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Another NBA owner to sell team over offensive remarks

Atlanta Hawks majority owner Bruce Levenson Associated Press/Photo by John Bazemore

Another NBA owner to sell team over offensive remarks

For the second time this year, a National Basketball Association owner will sell his team because of ill-advised comments about race made in private.

Atlanta Hawks majority owner Bruce Levenson revealed Sunday he sent a racially insensitive email in 2012 while trying to figure out how to get the Hawks out of the NBA’s attendance doldrums.

This latest firestorm comes less than a month after courts finalized the $2 billion sale of the Los Angeles Clippers. While former Clippers owner Donald Sterling told his mistress he did not want black people at his games, Levenson sought to bring more white people to them

Levenson’s letter to general manager Danny Ferry observed that, from cheerleaders to music styles to in-game promotions, the Hawks seemed to cater to African-Americans. “My theory is that the black crowd scared away the whites, and there are simply not enough affluent black fans to build a significant season ticket base," Levenson wrote.

The basic theory Levenson raised—that a fan base can experience white flight—wasn’t necessarily the problem. The way he worded it, though, assumed Southern white men wouldn’t attend events where they feel outnumbered by blacks.

“I trivialized our fans by making clichéd assumptions about their interests (i.e. hip hop vs. country, white vs. black cheerleaders, etc.) and by stereotyping their perceptions of one another (i.e. that white fans might be afraid of our black fans),” Levenson’s apology reads. “If you're angry about what I wrote, you should be. I’m angry at myself, too.”

Hawks CEO Steve Koonin told CNN that general manager Danny Ferry, who has since been disciplined, read an overtly racist scouting report at a team meeting in June. An investigation turned up Levenson’s email, which prompted the owner to report himself to the NBA in July. Commissioner Adam Silver confirmed that Levenson voluntarily decided to sell his stake in the team Saturday, even though the NBA hadn’t completed its own investigation.

“I commend Mr. Levenson … for putting the best interests of the Hawks, the Atlanta community, and the NBA first,” Silver said. While Silver agreed the comments were wrong, he gave no indication that he would ban Levenson for life as he did Sterling.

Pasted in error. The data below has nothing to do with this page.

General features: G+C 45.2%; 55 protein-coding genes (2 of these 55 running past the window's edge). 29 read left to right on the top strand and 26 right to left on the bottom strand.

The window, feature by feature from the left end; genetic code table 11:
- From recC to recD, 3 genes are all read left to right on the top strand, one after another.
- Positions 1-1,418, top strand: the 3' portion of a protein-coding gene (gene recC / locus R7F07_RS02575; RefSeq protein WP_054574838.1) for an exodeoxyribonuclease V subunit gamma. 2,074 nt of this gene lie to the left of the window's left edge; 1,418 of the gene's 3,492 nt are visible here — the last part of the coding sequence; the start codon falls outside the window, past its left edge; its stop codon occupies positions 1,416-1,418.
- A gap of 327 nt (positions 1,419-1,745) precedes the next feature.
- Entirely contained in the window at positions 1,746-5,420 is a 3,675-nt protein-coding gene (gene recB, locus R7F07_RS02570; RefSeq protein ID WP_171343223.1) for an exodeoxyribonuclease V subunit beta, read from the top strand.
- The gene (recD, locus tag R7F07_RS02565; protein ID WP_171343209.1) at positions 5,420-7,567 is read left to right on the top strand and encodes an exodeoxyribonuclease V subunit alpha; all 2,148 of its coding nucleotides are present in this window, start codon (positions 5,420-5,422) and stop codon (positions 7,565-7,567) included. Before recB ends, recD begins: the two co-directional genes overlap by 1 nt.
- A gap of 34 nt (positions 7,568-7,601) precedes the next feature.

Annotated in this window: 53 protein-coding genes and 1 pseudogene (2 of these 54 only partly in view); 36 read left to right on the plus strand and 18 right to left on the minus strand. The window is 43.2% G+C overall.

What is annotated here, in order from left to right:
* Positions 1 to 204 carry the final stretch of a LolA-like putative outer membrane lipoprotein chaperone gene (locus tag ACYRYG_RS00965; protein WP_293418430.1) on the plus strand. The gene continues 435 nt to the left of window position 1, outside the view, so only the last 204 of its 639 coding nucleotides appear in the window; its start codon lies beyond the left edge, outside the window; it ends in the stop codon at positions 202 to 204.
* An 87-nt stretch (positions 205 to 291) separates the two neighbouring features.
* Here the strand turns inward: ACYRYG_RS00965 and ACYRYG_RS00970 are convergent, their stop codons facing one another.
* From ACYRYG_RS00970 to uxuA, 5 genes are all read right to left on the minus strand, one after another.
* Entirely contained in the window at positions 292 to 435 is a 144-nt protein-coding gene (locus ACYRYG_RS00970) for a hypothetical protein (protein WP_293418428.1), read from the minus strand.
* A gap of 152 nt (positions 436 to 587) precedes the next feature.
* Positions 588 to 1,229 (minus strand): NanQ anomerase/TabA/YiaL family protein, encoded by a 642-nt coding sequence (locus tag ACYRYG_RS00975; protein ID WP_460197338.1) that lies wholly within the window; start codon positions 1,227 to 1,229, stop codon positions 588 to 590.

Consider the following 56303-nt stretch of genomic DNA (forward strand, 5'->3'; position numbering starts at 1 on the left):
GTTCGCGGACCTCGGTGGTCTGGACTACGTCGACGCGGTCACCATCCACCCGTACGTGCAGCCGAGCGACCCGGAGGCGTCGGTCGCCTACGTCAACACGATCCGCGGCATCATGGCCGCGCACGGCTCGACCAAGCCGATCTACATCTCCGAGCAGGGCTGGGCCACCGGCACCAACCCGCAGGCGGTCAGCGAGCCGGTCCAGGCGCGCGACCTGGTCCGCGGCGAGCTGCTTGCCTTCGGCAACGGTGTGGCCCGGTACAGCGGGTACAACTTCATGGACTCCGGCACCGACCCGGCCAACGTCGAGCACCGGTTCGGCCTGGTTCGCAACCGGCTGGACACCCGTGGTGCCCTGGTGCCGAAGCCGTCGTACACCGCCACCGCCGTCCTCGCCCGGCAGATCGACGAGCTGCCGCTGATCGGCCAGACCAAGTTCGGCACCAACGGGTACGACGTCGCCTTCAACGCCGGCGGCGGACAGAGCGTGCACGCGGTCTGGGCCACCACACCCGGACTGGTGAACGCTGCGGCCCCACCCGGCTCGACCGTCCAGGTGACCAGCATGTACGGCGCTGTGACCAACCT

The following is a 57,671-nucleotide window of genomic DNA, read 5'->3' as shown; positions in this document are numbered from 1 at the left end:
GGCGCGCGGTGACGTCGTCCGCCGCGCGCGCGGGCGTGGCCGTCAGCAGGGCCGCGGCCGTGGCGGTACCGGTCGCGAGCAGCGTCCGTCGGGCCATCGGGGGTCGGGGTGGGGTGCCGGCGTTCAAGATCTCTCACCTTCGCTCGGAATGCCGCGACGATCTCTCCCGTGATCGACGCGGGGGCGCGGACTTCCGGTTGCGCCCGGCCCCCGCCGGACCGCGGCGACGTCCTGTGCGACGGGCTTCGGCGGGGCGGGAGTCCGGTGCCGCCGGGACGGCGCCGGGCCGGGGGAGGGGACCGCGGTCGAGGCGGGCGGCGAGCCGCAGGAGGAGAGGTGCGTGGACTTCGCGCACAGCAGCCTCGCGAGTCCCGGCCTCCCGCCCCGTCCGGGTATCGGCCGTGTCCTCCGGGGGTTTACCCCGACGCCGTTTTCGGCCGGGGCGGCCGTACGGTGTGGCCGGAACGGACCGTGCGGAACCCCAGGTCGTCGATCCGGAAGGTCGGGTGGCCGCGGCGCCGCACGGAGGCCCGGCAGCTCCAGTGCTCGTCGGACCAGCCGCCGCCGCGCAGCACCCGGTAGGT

Atlanta civil rights leaders have requested a meeting with Hawks officials in the next two days. Preacher Markel Hutchins has said the incident shows the whole organization is characterized by racist attitudes.

NBA great and Kareem Abdul-Jabbar defended Levenson and said he was “too quick to rend his clothing.” Abdul-Jabbar said the media, looking for a race-based ratings boost, pounced on Levenson. “Business people should have the right to wonder how to appeal to diverse groups in order to increase business,” Abdul-Jabbar said. “They should even be able to make minor insensitive gaffs if there is no obvious animosity or racist intent.”

Others, though, said Levenson brought on his own demise by publicly hammering Donald Sterling. “I strongly believe that the league has to have a zero-tolerance policy against racism and discrimination in any form,” Levenson said during the Sterling scandal, endorsing the NBA’s stripping him of ownership.

The Hawks on Monday appeared to have already removed Levenson from ownership portions of the team website.

The Associated Press contributed to this report.

Andrew Branch Andrew is a World Journalism Institute graduate and a former WORLD correspondent.

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